Shall be molten under him: which way soever you take mountains, yet the effect of God’s powerful anger and justice shall be this, they shall be no more able to bear his indignation, or withstand it, than that which like wax melts before a strong fire.
The valleys; which either are emblems of the lower sort of men, or the men that dwell in the valleys with their cities built there, which might hope to escape the storm, lying more under covert. But such shall be the sweeping, searching, and rapid storm of God’s judgments, that no places, no persons shall either withstand or divert them.
Shall be cleft; or rent in sunder, broken up, as the word Genesis 7:11, and slide away.
As wax, which doth easily and speedily dissolve, and run before the fire.
And as the waters that are poured down a steep place; which immediately spreads itself and runs down the precipice, not able to keep together in one body, but scattered one part from other, loseth itself without remedy; so shall the glory and strength of Samaria melt away before the fire of God’s displeasure executed by Shalmaneser, and by Sennacherib and Nebuchadnezzar on Judah.
and the valleys shall be cleft: have chasms made in them by the melting of the mountains, or by the flow of water from the hills: these may design the lower sort of people, who shall have their share in this calamity; the inhabitants of the valleys and country villages; who, though mean and low, shall be lower still, and lose that little substance, that liberty and those privileges, they had; as valleys may be cleft, and open, and sink into the lower parts of the earth; so it is signified that these people should be in a more depressed state and condition:
as wax before the fire; melts, and cannot stand the force of it; so the mountains should melt at the presence of the Lord; and kingdoms and states, and the greatest and mightiest of men in them, would not be able to stand before the fierceness of his wrath; see Psalm 68:2;
and as the waters that are poured down a steep place; that run with great swiftness, force, and rapidity, and there is no stopping them; so should the judgments of God come down upon the lower sort of people, the inhabitants of the valleys; neither high nor low would escape the indignation of the Lord, or be able to stand against it, or stand up under it.And the mountains shall be molten under him, and the valleys shall be cleft, as wax before the fire, and as the waters that are poured down a steep place.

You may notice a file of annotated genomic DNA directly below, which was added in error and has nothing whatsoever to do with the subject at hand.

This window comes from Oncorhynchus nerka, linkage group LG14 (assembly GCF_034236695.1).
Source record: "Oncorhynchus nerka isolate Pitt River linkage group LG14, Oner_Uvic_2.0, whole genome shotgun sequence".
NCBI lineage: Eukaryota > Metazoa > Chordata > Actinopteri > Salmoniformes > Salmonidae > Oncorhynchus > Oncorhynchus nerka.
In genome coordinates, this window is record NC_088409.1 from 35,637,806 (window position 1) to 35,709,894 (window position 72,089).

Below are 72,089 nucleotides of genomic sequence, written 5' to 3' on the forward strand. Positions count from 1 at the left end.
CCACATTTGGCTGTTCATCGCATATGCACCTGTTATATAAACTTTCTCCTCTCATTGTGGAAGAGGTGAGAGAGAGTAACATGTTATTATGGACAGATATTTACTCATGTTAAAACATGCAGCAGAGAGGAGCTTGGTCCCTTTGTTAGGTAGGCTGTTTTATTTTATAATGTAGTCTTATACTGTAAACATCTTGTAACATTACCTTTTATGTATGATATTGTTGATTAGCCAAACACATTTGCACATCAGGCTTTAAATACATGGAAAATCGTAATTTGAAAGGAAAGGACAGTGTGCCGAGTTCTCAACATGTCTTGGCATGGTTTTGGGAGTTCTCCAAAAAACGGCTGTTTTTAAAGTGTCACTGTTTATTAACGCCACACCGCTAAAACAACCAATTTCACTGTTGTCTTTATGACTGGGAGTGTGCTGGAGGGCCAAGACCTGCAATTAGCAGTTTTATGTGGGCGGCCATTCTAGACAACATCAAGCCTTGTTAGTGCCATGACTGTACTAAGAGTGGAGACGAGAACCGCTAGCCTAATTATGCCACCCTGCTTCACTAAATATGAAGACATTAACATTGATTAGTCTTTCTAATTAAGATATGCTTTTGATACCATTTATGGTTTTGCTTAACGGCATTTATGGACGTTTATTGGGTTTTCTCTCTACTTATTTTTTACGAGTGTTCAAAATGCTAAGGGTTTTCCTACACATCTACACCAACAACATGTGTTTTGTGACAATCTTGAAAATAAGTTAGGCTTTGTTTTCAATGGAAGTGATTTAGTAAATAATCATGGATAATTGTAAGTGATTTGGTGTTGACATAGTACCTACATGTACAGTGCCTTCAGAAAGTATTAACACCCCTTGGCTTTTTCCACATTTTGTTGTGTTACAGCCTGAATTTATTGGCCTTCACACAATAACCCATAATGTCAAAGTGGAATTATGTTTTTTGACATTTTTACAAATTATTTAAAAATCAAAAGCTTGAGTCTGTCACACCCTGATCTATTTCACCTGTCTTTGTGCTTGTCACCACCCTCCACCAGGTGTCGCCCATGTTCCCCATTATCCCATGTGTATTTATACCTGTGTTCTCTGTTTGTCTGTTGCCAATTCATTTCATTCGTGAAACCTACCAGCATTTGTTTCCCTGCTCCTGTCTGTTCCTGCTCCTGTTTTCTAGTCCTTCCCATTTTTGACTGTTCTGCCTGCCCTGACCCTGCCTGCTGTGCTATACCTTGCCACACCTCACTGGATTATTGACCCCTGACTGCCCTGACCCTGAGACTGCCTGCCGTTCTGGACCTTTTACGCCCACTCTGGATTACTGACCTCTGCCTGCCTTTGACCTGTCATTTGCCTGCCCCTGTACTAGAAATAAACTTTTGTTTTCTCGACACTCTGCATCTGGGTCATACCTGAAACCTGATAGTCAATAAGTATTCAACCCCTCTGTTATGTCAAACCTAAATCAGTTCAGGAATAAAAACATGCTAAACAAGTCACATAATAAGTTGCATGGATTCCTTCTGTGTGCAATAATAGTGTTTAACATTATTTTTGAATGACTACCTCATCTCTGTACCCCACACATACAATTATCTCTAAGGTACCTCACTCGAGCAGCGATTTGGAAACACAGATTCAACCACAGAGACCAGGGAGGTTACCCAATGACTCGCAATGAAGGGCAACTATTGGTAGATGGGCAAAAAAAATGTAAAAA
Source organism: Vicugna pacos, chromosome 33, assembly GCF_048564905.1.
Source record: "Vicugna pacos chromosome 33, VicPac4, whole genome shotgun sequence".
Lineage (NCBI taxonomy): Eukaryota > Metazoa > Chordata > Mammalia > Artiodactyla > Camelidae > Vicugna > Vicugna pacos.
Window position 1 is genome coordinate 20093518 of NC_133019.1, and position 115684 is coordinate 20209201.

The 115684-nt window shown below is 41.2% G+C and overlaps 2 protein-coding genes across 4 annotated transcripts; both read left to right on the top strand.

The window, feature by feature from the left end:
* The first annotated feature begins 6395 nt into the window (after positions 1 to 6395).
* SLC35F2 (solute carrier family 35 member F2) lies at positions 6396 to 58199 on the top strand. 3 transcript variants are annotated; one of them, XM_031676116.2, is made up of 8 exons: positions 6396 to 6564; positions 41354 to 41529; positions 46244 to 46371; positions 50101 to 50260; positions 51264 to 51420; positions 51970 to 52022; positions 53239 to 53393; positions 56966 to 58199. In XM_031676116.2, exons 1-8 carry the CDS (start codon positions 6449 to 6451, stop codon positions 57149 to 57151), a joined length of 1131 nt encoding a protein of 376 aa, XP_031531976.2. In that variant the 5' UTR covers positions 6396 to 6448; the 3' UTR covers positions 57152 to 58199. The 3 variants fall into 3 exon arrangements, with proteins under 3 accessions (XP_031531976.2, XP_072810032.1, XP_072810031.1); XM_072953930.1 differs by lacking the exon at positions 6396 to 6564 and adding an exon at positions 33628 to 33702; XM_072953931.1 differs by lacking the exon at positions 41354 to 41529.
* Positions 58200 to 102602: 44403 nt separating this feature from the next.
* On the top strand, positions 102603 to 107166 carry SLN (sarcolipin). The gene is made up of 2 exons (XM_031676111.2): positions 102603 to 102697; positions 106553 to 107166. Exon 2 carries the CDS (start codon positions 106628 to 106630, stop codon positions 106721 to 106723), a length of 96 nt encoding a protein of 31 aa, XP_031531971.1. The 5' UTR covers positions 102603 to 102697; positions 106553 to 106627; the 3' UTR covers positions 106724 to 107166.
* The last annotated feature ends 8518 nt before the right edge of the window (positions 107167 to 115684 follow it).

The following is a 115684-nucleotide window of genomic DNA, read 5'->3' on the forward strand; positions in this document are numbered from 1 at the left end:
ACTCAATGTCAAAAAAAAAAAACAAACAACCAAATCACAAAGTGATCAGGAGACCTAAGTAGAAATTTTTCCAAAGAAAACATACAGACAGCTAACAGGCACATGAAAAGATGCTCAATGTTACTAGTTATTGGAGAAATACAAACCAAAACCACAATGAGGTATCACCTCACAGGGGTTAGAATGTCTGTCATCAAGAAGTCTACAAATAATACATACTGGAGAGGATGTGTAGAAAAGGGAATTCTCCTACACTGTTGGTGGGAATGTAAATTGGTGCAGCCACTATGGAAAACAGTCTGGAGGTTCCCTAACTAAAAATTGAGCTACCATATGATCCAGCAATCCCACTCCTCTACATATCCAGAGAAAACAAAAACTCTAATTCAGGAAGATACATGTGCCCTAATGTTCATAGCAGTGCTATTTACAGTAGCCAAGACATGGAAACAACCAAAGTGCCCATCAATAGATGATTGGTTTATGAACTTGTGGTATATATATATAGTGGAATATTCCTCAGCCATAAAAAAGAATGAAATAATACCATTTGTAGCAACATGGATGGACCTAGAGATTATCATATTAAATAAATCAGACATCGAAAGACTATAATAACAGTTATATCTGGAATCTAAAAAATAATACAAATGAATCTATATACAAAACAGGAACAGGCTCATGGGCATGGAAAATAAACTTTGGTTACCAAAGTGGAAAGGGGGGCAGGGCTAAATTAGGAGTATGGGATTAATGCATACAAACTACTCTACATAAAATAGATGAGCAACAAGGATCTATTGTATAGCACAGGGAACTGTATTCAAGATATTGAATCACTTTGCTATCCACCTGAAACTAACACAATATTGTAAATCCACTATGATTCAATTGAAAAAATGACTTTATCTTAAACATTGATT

EXEGETICAL (ORIGINAL LANGUAGES)4. the mountains shall be molten …] The figure is that of a storm, but no ordinary storm. Lightning descends, and dissolves the very mountains, and torrents of rain scoop out channels in the valleys. Similar symbolic descriptions occur in Jdg 5:5, Isaiah 64:1, Habakkuk 3:6; comp. Exodus 19:18.Verse 4. - The description of God's advent to judgment is founded on the idea of a terrible storm and earthquake, perhaps accompanied with volcanic eruption, though evidence of such eruptions in the historical period is not forthcoming. The description recalls the awful revelation at Sinai (Exodus 19.). Shall be molten; either by the lightning or the showers of rain that descend from heaven. The mountains, the type of stability and strength, fall away at the presence of the Judge. Septuagint, σαλευθήσεται, "shall be shaken;" Vulgate, consumentur (Judges 5:4, 5; Psalm 18:7, etc.; Psalms 68:8; 97:4, 5; Amos 9:5). Be cleft; Septuagint, τακήσονται, "shall melt." The valleys shall be hollowed out into channels by the force of the water, which falls in torrents. As wax (Psalm 68:2; Psalm 97:5). This belongs to the first clause, "the mountains," etc. As waters. This belongs to the second clause. The cloven plains shall melt away as waters disappear down a precipice. The idea that underlies this description is that the inanimate creation shares in the effects of the judgment on man, and is used as an instrument in his punishment. Amos 5:11. Therefore, because ye tread upon the poor, and take the distribution of corn from him, ye have built houses of square stones, and will not dwell therein; planted pleasant vineyards, and will not drink their wine. Amos 5:12. For I know how many are your transgressions, and how great your sins; oppressing the righteous, taking atonement money; and ye bow down the poor in the gate." However natural it may seem to take מוכיח and דּבר תּמים in Amos 5:10 as referring to prophets, who charge the ungodly with their acts of unrighteousness, as Jerome does, this explanation is precluded not only by bassha‛ar (in the gate), since the gate was not the meeting-place of the people where the prophets were accustomed to stand, but the place where courts of judgment were held, and all the public affairs of the community discussed (see at Deuteronomy 21:19); but also by the first half of Amos 5:11, which presupposes judicial proceedings. Mōkhı̄ăch is not merely the judge who puts down unjust accusers, but any one who lifts up his voice in a court of justice against acts of injustice (as in Isaiah 29:21). דּבר תּמים, he who says what is blameless, i.e., what is right and true: this is to be taken generally, and not to be restricted to the accused who seeks to defend his innocence. תּעב is a stronger expression than שׂנא. The punishment for this unjust oppression of the poor will be the withdrawal of their possessions. The ἁπ. λεγ. bōshēs is a dialectically different form for בוסס, from בוּס, to trample down (Rashi, Kimchi), analogous to the interchange of שׁריון and סריון, a coat of mail, although as a rule שׁ passes into ס, and not ס into שׁ. For the derivation from בושׁ, according to which בושׁס would stand for בושׁשׁ (Hitzig and Tuch on Genesis p. 85), is opposed both to the construction with על, and also to the circumstance that בּושׁשׁ means to delay (Exodus 32:1; Judges 5:28); and the derivation suggested by Hitzig from an Arabic verb, signifying to carry one's self haughtily towards others, is a mere loophole. Taking a gift of corn from the poor refers to unjust extortion on the part of the judge, who will only do justice to a poor man when he is paid for it. The main clause, which was introduced with lâkhēn, is continued with בּתּי גזית: "thus have ye built houses of square stones, and shall not dwell therein;" for "ye shall not dwell in the houses of square stones which ye have built." The threat is taken from Deuteronomy 28:30, Deuteronomy 28:39, and sets before them the plundering of the land and the banishment of the people. Houses built of square stones are splendid buildings (see Isaiah 9:9). The reason for this threat is given in Amos 5:12, where reference is made to the multitude and magnitude of the sins, of which injustice in the administration of justice is again held up as the chief sin. The participles צררי and לקחי are attached to the suffixes of פּשׁעיכם and חטּאתיכם: your sins, who oppress the righteous, attack him, and take atonement money, contrary to the express command of the law in Numbers 35:31, to take no kōpher for the soul of a murderer. The judges allowed the rich murderer to purchase exemption from capital punishment by the payment of atonement money, whilst they bowed down the right of the poor. Observe the transition from the participle to the third person fem., by which the prophet turns away with disgust from these ungodly judges. Bowing down the poor is a concise expression for bowing down the right of the poor: compare Amos 2:7 and the warnings against this sin (Exodus 23:6; Deuteronomy 16:19).